A drop in hardware sales dragged down Oracle’s revenue in its latest financial results, but revenue from software licences increased.
Oracle’s total revenue for the first quarter of its 2014 financial year (Q114) was up 2% to $8.37bn from $8.18bn in Q113, and net income was up 8% year-on-year from $2.03bn to $2.19bn. But declines in hardware sales had a knock-on effect on the quarter’s results.
The computer technology corporation saw revenue increase from new software licences to $1.63bn making up 20% of total revenues in Q114. New software licences – which include cloud software subscriptions – increased by 5% from $1.57bn over the past year.
But hardware revenues saw a 7% drop from $1.35bn to $1.26bn, driven by a 14% fall in revenue in hardware products from $779m in Q113 to $669m in Q114.
Tim Jennings, chief analyst at Ovum, said that if Oracle can ramp up business in its new application areas - namely, customer experience, customer-facing technology, and big data analytics - he would hope to see more growth in future.
“It is the database that’s in their heartland and will be an immediate driver as it’s the product that’s so ubiquitous around the world. If they can convince all their customers to upgrade to the 12C [database] version, that will be good revenue,” he said.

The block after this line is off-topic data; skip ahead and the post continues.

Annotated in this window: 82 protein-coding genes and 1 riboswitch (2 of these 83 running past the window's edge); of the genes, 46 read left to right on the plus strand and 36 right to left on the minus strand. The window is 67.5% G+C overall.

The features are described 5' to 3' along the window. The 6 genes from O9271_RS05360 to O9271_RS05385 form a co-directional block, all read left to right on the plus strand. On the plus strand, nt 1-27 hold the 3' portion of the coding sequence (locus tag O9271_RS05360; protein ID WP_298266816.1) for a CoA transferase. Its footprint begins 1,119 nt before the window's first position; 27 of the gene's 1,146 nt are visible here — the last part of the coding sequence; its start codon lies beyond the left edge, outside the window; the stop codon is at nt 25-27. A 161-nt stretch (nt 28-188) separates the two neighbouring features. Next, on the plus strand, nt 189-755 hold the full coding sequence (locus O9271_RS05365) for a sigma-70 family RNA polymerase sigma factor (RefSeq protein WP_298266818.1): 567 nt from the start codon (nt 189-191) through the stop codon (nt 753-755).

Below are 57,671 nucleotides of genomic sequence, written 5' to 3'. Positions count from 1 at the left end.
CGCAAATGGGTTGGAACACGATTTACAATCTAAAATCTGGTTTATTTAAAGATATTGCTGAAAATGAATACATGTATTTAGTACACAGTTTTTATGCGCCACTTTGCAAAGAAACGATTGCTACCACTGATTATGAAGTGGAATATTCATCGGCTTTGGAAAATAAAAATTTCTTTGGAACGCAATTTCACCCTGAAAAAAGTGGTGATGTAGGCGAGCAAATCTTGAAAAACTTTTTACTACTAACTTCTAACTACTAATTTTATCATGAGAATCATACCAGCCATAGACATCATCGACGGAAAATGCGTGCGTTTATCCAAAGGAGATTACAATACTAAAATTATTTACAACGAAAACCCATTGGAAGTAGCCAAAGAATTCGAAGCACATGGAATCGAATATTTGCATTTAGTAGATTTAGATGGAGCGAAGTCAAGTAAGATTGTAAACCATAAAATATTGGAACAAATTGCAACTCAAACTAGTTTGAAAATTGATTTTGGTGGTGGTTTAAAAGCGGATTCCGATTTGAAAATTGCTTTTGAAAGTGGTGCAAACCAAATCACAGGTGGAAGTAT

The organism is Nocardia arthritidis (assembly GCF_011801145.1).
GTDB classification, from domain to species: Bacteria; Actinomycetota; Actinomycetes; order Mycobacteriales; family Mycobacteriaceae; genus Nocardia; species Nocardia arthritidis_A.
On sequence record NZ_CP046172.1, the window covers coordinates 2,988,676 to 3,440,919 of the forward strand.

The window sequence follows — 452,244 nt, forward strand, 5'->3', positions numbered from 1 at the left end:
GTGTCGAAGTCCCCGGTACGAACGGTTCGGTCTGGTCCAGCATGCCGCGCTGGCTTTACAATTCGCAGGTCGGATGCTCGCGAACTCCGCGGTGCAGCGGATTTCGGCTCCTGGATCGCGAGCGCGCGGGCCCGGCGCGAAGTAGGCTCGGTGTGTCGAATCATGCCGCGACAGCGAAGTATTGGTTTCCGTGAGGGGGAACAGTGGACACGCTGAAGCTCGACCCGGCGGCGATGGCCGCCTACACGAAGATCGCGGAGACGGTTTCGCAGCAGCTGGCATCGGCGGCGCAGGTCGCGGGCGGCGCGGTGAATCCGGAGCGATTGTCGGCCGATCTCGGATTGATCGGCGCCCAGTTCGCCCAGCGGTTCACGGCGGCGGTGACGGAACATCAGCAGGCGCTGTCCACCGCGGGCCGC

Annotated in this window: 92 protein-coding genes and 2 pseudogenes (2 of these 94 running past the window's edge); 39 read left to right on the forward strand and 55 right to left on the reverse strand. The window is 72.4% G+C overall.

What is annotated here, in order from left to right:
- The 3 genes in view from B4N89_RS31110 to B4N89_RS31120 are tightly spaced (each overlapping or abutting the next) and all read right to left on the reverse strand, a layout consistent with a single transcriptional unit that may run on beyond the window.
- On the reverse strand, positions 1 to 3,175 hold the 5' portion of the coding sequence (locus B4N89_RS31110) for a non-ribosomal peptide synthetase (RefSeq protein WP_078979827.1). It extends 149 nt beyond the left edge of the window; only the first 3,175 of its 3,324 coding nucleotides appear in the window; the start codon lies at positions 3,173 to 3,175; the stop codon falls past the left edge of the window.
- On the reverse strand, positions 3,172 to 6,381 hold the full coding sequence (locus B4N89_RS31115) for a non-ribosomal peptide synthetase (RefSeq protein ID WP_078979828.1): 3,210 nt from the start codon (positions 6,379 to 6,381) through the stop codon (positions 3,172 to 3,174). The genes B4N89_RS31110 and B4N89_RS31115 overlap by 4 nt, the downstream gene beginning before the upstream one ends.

Read about previous Oracle financial results
- Oracle’s 2013 revenue flat, operating profitability up
- Oracle reports strong third fiscal quarter results
- Oracle Q3 revenues down, operating profitability up, net income flat
- Oracle sounds cautious note over Q2 prospects
- Oracle Q2 revenues rise 3%
Oracle CEO Larry Ellison (pictured) announced that the company would be launching an in-memory upgrade option to its database at its annual Openworld conference in San Francisco next week.
“Virtually every existing application that runs on top of the Oracle database will run dramatically faster by simply turning on the new in-memory feature,” he said.
“Our customers don’t have to make any changes to their applications whatsoever; they simply flip on the in-memory switch, and the Oracle database immediately starts scanning data at a rate of billions or tens of billions of rows per second.”
Rival SAP has pointed to rapid growth in its Hana in-memory database as a key factor in its recent revenue growth.
Computer Weekly will be attending the Oracle Openworld event next week - follow all our coverage in this Oracle Openworld guide which will be updated with all the news from the conference.